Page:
Role of mRNA structure in the control of protein folding
Guilhem Faure, Aleksey Y. Ogurtsov, Svetlana A. Shabalina and Eugene V. Koonin*
- Author Affiliations
National Center for Biotechnology Information, National Library of Medicine, National Institutes of Health, Bethesda, MD 20894, USA
↵*To whom correspondence should be addressed. Tel: +1 301 435 5913; Fax: +1 301 435 7793; Email: firstname.lastname@example.org
Received May 3, 2016. Revision received July 12, 2016. Accepted July 14, 2016.
Specific structures in mRNA modulate translation rate and thus can affect protein folding. Using the protein structures from two eukaryotes and three prokaryotes, we explore the connections between the protein compactness, inferred from solvent accessibility, and mRNA structure, inferred from mRNA folding energy (ΔG). In both prokaryotes and eukaryotes, the ΔG value of the most stable 30 nucleotide segment of the mRNA (ΔGmin) strongly, positively correlates with protein solvent accessibility. Thus, mRNAs containing exceptionally stable secondary structure elements typically encode compact proteins. The correlations between ΔG and protein compactness are much more pronounced in predicted ordered parts of proteins compared to the predicted disordered parts, indicative of an important role of mRNA secondary structure elements in the control of protein folding. Additionally, ΔG correlates with the mRNA length and the evolutionary rate of synonymous positions. The correlations are partially independent and were used to construct multiple regression models which explain about half of the variance of protein solvent accessibility. These findings suggest a model in which the mRNA structure, particularly exceptionally stable RNA structural elements, act as gauges of protein co-translational folding by reducing ribosome speed when the nascent peptide needs time to form and optimize the core structure.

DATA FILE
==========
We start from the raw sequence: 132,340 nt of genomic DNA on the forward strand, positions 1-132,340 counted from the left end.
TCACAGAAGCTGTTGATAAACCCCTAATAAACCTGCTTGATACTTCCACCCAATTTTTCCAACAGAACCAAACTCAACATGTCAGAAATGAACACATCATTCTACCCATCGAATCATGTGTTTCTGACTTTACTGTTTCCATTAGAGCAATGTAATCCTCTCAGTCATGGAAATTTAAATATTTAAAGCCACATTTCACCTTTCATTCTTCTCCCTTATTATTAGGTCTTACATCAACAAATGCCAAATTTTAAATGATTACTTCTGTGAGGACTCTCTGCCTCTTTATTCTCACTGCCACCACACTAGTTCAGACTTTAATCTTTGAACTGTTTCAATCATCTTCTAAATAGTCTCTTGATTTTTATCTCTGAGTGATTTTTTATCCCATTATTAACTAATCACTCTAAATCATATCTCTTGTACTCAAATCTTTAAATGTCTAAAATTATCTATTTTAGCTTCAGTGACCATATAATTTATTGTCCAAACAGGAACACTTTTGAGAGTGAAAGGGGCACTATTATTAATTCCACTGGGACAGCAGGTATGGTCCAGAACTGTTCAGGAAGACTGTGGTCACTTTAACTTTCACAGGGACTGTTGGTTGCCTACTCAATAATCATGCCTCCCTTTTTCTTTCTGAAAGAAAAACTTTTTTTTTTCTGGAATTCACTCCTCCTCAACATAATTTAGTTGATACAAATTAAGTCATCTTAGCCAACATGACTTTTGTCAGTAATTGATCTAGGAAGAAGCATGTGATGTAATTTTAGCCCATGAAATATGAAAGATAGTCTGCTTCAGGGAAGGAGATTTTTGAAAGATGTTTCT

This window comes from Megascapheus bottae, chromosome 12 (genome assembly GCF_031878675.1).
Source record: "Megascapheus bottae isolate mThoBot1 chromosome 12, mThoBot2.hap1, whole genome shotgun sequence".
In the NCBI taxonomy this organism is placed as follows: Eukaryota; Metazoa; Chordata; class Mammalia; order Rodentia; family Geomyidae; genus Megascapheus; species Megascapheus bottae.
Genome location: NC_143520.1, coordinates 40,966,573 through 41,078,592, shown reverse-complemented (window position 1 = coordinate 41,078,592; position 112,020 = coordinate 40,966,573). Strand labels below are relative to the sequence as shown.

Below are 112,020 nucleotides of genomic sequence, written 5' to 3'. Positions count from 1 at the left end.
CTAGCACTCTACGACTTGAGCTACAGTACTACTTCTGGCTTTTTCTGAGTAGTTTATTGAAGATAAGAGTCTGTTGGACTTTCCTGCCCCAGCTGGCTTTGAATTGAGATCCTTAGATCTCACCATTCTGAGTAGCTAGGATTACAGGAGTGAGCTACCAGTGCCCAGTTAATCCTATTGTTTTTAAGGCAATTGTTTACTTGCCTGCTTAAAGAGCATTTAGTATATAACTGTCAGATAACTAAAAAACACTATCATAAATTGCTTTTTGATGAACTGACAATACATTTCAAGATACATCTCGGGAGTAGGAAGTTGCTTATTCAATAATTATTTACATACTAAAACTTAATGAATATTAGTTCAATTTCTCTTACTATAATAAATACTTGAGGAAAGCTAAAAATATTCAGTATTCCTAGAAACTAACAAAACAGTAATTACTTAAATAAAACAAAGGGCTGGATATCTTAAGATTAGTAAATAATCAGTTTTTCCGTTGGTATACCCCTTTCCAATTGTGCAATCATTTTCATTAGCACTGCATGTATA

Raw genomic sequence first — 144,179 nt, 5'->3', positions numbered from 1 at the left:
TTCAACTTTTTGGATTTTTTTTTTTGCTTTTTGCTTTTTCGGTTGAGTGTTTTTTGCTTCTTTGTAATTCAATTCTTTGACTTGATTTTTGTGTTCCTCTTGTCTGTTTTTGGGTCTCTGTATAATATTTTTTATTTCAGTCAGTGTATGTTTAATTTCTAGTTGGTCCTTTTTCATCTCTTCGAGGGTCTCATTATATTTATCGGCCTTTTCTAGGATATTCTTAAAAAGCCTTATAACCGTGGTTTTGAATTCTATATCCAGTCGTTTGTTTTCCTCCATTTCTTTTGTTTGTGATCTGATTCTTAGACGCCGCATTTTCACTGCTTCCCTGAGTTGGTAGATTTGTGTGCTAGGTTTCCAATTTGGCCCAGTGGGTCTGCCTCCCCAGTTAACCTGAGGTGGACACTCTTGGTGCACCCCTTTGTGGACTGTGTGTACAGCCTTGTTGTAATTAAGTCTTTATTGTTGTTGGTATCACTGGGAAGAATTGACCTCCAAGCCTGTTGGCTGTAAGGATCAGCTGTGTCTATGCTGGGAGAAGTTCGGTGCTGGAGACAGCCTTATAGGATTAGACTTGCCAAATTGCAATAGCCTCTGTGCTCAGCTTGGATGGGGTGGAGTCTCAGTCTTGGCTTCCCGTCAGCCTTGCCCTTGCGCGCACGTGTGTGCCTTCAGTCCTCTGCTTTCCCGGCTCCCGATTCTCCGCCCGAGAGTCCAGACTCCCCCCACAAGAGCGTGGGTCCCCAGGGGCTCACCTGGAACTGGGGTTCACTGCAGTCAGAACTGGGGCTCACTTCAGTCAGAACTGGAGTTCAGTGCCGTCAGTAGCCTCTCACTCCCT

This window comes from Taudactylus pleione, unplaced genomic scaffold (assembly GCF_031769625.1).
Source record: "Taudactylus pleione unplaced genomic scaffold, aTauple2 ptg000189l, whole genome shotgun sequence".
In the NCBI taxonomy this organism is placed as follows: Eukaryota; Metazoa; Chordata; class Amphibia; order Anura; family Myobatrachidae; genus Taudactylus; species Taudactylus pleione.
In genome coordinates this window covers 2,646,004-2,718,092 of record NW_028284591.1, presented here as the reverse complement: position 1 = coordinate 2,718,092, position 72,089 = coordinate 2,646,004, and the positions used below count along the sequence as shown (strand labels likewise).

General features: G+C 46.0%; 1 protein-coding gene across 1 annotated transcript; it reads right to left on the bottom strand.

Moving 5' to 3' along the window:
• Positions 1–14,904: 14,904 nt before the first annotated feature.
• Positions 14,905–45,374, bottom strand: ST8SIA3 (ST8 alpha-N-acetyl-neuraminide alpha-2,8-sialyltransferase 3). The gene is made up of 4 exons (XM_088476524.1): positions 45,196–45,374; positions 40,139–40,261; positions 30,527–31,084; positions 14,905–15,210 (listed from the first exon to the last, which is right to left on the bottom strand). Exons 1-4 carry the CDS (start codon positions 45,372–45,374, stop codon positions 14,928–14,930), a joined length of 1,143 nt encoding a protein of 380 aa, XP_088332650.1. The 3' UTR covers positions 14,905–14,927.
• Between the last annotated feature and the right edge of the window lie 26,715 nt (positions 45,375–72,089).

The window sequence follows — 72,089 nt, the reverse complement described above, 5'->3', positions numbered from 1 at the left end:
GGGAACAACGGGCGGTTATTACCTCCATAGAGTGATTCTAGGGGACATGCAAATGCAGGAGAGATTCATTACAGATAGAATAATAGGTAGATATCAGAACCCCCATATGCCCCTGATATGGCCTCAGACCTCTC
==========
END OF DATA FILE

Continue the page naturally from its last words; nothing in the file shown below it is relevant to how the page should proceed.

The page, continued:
Published by Oxford University Press on behalf of Nucleic Acids Research 2016. This work is written by (a) US Government employee(s) and is in the public domain in the US.